Nineteen MNA members joined our first coach trip of 2014 to White Coppice near Chorley in Lancashire. It has been 7 years since we last visited this location on an abysmally wet day. Thankfully today’s similar wet forecast didn’t materialise and we all had an enjoyable outing. We parked at the small town of Brinscall before walking up Well Lane noting Garlic Mustard a.k.a. Jack-by-the-Hedge Alliaria petiolata, Lady’s Mantle Alchemilla sp. Wood Forget-me-not Myosotis sylvatica and Spanish Bluebells Hyacinthoides hispanica. A Grey Squirrel Sciurus carolinensis was bounding along a tree branch and a road-kill flattened Common Toad Bufo bufo was the first corpse of the year. A number of Cranelies were sat on Nettle Leaves that I later identified as female Tipula vittata with distinctively patterned wings and dark stripes along the sides of the abdomen.
Cranefly Tipula vittata
Birdsong continued as we took the path into Hodgkinson Wood with migrant Willow Warblers, Chiffchaffs, Blackcaps, a Garden Warbler and Cuckoo along with a drumming Great Spotted Woodpecker and a Jay. Moss enveloped the stone walls which held masses of Wood-sorrel Oxalis acetosella and there was also plenty of flowering Bilberry Vaccinium myrtillus and Opposite-leaved Golden-saxifrage Chrysosplenium oppositifolium. In a clearing John Clegg pointed out a sun- basking Peacock Inachis io and I also noted a Tawny Mining Bee Andrena fulva and a White-tailed Bumble Bee Bombus lucorum.
A moss-covered old ruined building had an abandoned bird’s nest. A few of the 8 or so cold eggs were examined and thought to be that of a Robin. A precarious slippery mud path led down the hill. A number of members commented on the orange coating to many of the tree trunks. This is not a Lichen as many suspected but an algae Trentepohlia sp. – the orange pigment haematochrome (β-carotene) hides the green of the chlorophyll. There were a few Fungi finds with masses of Birch Polypore Piptoporus betulinus, a few desiccated Jelly Ear Auricularia auricula-judae, Blushing Bracket Daedaleopsis confragosa, Common Tarcrust Diatrype stigma, Small Stagshorn Calocera cornea and Common Grey Disco Mollisia cinerea. In a boggy area beside the Black Brook at the foot of the hill I found a couple of Common Frogs Rana temporaria one of which posed.
Emerging from the woodland out onto the moorland a Nuthatch was seen entering a hole in a lone tree with another spiralling around the tree’s branches. Examining the trunk of another tree we noted masses of grey coloured Lichen species including Evernia prunastri, Parmelia sulcata and an Usnea sp. The tree’s branches were covered in Polypody Polypodium vulgare. We took a rocky path across the heathland, adjacent trees having suffered storm damage with one Ash appearing to have been struck by lightning. A couple of Tree Pipits looking more monochrome than the Meadow Pipits were seen and a flock of a dozen or so twittering birds were identified as Linnets.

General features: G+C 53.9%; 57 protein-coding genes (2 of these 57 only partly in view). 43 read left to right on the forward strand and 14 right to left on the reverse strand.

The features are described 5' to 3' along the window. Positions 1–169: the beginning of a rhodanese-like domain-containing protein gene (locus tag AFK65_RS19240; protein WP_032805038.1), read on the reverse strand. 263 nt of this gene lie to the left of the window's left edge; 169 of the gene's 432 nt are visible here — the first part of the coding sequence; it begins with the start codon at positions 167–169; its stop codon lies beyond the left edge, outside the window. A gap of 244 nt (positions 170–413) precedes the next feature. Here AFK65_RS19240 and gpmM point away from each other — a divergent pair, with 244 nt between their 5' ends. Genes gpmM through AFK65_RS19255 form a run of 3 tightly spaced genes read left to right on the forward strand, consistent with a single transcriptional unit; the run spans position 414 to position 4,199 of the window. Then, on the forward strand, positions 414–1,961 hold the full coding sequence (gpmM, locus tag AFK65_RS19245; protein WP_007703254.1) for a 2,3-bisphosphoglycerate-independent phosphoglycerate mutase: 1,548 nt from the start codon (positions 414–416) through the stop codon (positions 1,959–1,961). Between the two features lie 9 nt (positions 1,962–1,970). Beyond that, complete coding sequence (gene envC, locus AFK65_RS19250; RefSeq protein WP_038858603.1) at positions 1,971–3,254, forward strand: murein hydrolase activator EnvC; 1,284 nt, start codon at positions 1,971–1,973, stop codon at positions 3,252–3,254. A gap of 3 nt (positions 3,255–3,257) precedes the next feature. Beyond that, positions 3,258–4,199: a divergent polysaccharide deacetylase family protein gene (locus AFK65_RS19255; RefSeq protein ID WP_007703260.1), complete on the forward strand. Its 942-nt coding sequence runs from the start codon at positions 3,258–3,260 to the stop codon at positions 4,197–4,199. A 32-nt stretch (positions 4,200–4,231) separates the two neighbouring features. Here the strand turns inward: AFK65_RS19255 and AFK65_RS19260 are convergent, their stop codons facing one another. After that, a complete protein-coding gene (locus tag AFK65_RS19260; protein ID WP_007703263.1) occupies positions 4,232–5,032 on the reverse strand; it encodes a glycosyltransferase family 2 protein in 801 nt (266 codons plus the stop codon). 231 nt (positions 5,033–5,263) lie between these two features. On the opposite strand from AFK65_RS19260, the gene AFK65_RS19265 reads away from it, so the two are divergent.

We stopped for lunch at the cricket pitch which was very picturesque with a few olde-worlde cottages at one edge and a large wood pavilion. Pied Wagtails joined Blackbirds and Song Thrushes chasing insects across the turf and a Curlew called from the moors. I had a nose around a Nettle patch adjacent to a stone wall finding a small Stretch Spider Tetragnatha sp. and a male Orange Tip Anthocharis cardamines.
After lunch some of the group joined David Bryant for further exploration of the moor whilst the remainder joined John Clegg for a stroll beside the brook again towards Brinscall. Plenty of flowering Marsh-marigold Caltha palustris in the damp areas and distinctive looking Sedge that was later identified as Common Sedge Carex nigra.
The leaves of Broad-leaved Dock Rumex obtusifolius were covered in Green Dock Beetles Gastrophysa viridula and the leaf undersides held groups of the oval yellow eggs.
Green Dock Beetle Eggs
A pair of rusty red horned cattle kept us amused whilst underneath a Birch tree behind them a Rabbit was feeding and nearby male Pheasants were in fine form calling then fluffing out their feathers in display. We watched as a farmer was training his sheep dogs to round up a sow and her piglets at the far end of a field and closer at hand an old breed boar and his two sows were snuffling and routing around in the mud of their enclosure.
At the small fishing lake there were Mallards, a few Muscovy Ducks, Moorhen along with Black-headed and Lesser Black Backed Gulls. Cuckooflower a.k.a. Lady’s Smock Cardamine pratensis was in flower along with Yellow Archangel Lamiastrum galeobdolon.
I investigated a small patch of meadow which held Green-veined White Pieris napi, Orange Tip Anthocharis cardamines Small Tortoiseshell Aglais urticae and another Peacock Inachis io. A few insects with a good find of a Bee Fly Bombylius major along with two common Hoverflies – Heliophilus pendulus and the Dronefly Eristalis tenax. Unfortunately the strong breeze was a killer for any macro photography but I did manage to snap a bit of cannibalism with a small male? dark coloured Wolf Spider Pardosa sp. with its jaws tucking into a larger female?
If you are interested in the wildlife of the north-west of England and would like to join the walks and coach trips run by the Merseyside Naturalists’ Association, see the main MNA website for details of our programme and how to join us.
A wide photographic selection of birds, marine life, insects, mammals, orchids & wildflowers, fungi, tribal people, travel, ethnography, fossils, rocks & minerals etc. is available on my Alamy webpage